Using Onyx in flightDuring flight, this distinction between normal and tolerated is all-important. For instance, flying at 12,000 feet, a pilot may have an oxygen saturation of 85% -- which is absolutely normal for that altitude -- but that may not be tolerated very well by the pilot, who could easily develop cognitive (thinking) difficulties that affects his ability to comprehend a clearance, calculate fuel consumption, or respond thoughtfully to an emergency.

Besides altitude, there are other factors which will lower oxygen saturation, such as the congestion associated with a cold, insufficiently deep breathing (which can occur with overweight people in sitting positions), underlying lung conditions such as asthma, tobacco abuse (which also causes carbon monoxide poisoning), and something we have discovered just recently: periodic breathing.

Periodic breathing is an unconscious response to altitude where a person will breathe deeply for several breaths, then progressively start breathing more and more shallowly until he may actually stop breathing altogether for a few seconds (apnea), after which breathing becomes increasingly deep, and the cycle repeats. During the shallow breaths, oxygen saturation may drop substantially, and then rebound during the deep breaths. This can be observed clearly as rhythmic oscillations of pulse oximeter readings occurring several times per minute. The antidote is to make a conscious effort to breathe slowly, deeply, and regularly.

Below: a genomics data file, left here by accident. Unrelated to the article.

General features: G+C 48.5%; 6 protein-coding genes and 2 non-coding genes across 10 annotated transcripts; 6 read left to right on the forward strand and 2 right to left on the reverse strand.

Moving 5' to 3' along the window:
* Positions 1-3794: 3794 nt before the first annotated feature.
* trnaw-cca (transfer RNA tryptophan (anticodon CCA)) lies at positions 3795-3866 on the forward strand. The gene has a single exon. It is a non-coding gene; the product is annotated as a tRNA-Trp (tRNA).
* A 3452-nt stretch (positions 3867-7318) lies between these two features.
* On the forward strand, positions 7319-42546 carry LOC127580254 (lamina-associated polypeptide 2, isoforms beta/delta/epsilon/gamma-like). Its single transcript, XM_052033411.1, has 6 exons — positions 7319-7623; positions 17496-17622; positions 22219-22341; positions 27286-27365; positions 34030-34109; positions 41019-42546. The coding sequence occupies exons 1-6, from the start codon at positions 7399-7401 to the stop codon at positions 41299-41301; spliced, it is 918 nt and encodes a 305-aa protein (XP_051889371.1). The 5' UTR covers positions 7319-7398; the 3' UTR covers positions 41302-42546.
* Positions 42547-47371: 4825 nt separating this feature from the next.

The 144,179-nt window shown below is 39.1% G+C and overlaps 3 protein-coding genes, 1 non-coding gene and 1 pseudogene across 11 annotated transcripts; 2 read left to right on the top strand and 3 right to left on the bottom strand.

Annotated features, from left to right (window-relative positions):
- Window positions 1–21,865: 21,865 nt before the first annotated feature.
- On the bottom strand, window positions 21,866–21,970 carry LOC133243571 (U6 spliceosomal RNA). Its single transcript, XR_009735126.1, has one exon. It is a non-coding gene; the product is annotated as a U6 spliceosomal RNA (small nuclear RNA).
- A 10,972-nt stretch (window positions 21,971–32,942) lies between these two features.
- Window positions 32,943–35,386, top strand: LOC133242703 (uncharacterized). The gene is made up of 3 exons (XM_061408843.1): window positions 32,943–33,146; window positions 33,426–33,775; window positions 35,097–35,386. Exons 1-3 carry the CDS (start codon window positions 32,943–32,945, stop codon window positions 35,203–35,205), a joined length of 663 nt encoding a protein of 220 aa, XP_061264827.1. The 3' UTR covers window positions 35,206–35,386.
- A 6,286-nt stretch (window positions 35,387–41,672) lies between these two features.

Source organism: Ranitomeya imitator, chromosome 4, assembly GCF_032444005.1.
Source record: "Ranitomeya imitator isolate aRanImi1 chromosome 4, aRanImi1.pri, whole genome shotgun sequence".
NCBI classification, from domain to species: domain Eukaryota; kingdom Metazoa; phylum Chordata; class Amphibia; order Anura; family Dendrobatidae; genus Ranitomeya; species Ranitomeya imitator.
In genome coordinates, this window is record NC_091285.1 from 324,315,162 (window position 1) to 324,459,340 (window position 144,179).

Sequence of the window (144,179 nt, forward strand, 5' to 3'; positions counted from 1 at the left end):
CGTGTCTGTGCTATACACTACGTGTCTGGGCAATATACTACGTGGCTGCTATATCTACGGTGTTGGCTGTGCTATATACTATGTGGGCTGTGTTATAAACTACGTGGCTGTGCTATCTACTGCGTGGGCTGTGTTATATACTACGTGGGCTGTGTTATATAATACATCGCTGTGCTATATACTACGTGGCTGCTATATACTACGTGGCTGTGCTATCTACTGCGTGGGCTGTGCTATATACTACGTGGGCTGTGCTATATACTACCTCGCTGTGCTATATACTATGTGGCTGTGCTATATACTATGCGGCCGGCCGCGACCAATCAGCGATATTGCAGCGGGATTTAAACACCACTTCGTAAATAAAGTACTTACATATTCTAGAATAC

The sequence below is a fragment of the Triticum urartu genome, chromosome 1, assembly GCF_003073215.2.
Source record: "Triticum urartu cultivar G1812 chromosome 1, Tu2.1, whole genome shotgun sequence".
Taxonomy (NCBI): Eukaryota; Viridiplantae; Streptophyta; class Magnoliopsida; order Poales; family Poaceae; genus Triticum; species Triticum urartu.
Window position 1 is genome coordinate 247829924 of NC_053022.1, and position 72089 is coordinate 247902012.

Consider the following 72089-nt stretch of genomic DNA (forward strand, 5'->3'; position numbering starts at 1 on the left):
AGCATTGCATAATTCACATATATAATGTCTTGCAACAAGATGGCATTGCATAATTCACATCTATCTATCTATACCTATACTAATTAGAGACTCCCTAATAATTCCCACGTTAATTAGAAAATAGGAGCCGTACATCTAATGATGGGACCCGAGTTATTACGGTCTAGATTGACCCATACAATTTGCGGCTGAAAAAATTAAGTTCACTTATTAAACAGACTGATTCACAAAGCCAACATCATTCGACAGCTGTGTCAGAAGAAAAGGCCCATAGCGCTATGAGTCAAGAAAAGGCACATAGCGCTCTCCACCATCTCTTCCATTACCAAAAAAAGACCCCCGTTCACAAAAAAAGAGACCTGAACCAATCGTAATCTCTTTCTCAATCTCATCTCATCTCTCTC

When Should Supplemental Oxygen Be Used?

Since there is no official recommendations for using pulse oximeter readings in flight, I have developed the following basic guidelines:

  • To avoid physical and cognitive impairment, always use supplemental oxygen in flight whenever your oxygen saturation drops 10 percentage points below normal for your home altitude.
  • Most people will feel better and have less fatigue if they start using supplemental oxygen when their oxygen saturation drops 5 percentage points below their normal home altitude saturation.

Conserving cannulaNote that these guidelines do not relieve the pilot from the regulatory requirement to comply with the 12,500- and 14,000-foot requirements of FAR 91.211. However, in most cases and for most individuals, adherence to the guidelines will result in using supplemental oxygen at lower altitudes than dictated by the FAR.

If you have an oxygen system that permits manual adjustment of flow rates, the pulse oximeter may be used to adjust oxygen flow to provide the desired saturation. However, it's important to understand that initiating oxygen use or adjusting oxygen flow will take 15 to 30 seconds before the effect shows up on the oximeter reading. That's how long it takes for the additional oxygen to enter the lungs, oxygenate the blood in the pulmonary blood vessels, pass through the heart, flow to the fingertip, and be measured by the oximeter. The effects of deep breathing (which also increases oxygen saturation) is also subject to this delay before it shows up on the instrument.